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Humpbacks in San Francisco Bay give whale watchers a rare thrill

In San Francisco Bay, it's been a great week for whale watching thanks to some special visitors seldom seen in those waters
Rare whale sightings in San Francisco Bay 01:54

SAN FRANCISCO -- In San Francisco Bay, it's been a great week for whale watching thanks to some special visitors seldom seen in those waters.

It is an unusual sight to be sure: Humpback whales frolicking in the shadow of the Golden Gate Bridge.

"It's pretty dramatic, and it's delightful to have wildlife of this grandeur in San Francisco Bay," Jeff Boehm, executive director of the Bay Area's Marine Mammal Center, told CBS News.

Boehm said the migrating whales are following food into the shallower waters.

"The problem occurs when our zeal to get close to them interferes with their natural behavior," he said.

Terry Parks shot video while kitesurfing near two of the whales.

Marine biologists say humpback whales have been swimming into San Francisco Bay in unprecedented numbers during the past two weeks. KPIX

"There were a couple of times there where you can't see where they're gonna submerge, and then they come up pretty close to you," Parks said.

Over the past few days, boaters have seen whales breaching in the bay.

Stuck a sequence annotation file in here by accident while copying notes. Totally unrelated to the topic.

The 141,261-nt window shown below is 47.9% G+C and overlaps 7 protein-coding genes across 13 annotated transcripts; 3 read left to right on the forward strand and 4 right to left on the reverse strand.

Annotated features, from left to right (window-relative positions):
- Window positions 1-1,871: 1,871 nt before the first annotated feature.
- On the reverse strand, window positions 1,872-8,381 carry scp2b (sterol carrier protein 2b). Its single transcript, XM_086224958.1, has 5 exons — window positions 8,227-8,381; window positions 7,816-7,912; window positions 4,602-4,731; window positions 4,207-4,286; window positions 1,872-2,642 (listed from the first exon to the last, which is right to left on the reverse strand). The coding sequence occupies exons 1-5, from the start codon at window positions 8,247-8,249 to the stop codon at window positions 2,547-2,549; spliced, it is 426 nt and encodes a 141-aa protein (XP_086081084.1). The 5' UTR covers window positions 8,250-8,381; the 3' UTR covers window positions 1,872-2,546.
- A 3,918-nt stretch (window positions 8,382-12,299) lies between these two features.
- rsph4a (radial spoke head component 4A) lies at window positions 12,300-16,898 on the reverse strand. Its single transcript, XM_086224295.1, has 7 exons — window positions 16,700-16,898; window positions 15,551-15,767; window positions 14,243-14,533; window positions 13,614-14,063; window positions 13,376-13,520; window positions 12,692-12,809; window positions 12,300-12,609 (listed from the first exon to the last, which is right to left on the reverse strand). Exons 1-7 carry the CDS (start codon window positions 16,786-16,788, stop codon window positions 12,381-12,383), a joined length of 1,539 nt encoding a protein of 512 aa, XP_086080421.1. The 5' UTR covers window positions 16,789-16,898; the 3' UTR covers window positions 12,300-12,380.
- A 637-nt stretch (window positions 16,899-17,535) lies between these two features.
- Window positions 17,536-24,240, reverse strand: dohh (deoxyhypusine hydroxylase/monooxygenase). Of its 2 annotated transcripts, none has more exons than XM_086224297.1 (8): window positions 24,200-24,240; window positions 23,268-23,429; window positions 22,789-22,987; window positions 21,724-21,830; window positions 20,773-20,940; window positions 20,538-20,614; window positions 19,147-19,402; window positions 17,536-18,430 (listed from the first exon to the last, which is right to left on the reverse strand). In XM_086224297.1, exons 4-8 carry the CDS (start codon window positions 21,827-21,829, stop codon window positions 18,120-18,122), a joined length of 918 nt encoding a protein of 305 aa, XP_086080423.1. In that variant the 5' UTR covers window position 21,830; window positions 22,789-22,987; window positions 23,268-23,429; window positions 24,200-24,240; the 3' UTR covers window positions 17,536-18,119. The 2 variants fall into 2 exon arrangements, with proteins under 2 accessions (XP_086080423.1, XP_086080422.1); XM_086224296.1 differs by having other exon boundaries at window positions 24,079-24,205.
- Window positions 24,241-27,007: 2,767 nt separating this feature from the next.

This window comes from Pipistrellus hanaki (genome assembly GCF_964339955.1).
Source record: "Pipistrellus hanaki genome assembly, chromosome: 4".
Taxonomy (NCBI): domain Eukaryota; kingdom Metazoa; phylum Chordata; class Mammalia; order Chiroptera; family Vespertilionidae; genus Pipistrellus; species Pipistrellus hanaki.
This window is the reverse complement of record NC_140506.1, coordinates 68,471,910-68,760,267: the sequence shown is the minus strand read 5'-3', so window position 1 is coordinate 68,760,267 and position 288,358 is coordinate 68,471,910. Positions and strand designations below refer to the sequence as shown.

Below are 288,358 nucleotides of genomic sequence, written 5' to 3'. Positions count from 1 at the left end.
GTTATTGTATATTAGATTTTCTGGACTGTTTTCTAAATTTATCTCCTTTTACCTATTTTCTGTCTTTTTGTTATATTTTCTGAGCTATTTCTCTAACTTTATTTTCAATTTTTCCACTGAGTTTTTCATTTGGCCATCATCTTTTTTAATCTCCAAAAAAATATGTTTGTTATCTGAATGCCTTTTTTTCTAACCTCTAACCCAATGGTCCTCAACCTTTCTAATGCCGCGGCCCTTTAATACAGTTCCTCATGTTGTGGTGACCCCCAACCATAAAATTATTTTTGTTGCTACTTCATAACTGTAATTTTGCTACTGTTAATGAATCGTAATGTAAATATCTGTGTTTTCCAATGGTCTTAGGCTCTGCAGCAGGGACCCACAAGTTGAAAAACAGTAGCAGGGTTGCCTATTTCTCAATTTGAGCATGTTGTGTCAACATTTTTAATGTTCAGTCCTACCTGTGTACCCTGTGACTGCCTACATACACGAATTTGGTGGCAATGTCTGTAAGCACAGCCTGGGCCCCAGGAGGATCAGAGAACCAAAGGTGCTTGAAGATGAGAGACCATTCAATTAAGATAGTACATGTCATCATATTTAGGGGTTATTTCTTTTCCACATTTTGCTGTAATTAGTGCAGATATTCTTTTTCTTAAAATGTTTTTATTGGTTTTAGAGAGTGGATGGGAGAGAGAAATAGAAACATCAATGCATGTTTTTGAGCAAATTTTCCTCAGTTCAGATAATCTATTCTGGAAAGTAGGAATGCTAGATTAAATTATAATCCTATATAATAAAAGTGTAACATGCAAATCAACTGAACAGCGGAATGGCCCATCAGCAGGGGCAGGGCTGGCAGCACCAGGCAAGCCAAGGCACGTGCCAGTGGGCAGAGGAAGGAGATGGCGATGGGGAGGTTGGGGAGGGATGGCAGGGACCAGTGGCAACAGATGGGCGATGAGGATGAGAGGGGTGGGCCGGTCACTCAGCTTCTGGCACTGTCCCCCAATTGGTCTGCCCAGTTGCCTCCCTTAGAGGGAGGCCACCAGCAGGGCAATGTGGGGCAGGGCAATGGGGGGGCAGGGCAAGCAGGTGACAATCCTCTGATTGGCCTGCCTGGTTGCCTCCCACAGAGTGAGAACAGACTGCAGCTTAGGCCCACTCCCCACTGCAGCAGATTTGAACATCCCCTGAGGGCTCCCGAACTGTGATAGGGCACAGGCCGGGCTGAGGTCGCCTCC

And while the 60,000-pound whales are considered docile, Boehm pointed out, "All of these animals are going to be unpredictable, and these humpback whales can be rather aerobatic as well."

And that can be dangerous -- as kayakers in Monterey Bay found out last fall.

Another concern for scientists is that the whales could continue to swim inland, up the Sacramento River and get stuck as a humpback named Humphrey did back in the 1980s and '90s.

"A tide can shift relatively quickly, leave the animals in water that's not navigable," Boehm said. "Also, as they move up into rivers, into fresh water, which can start over time to have effects on their skin."

Marine biologists say warmer ocean temperatures caused by El Nino are drawing in marine life that would typically only be seen in deeper waters.

How long the humpbacks will stay in the bay -- and whether it's part of a larger pattern -- is still unclear.

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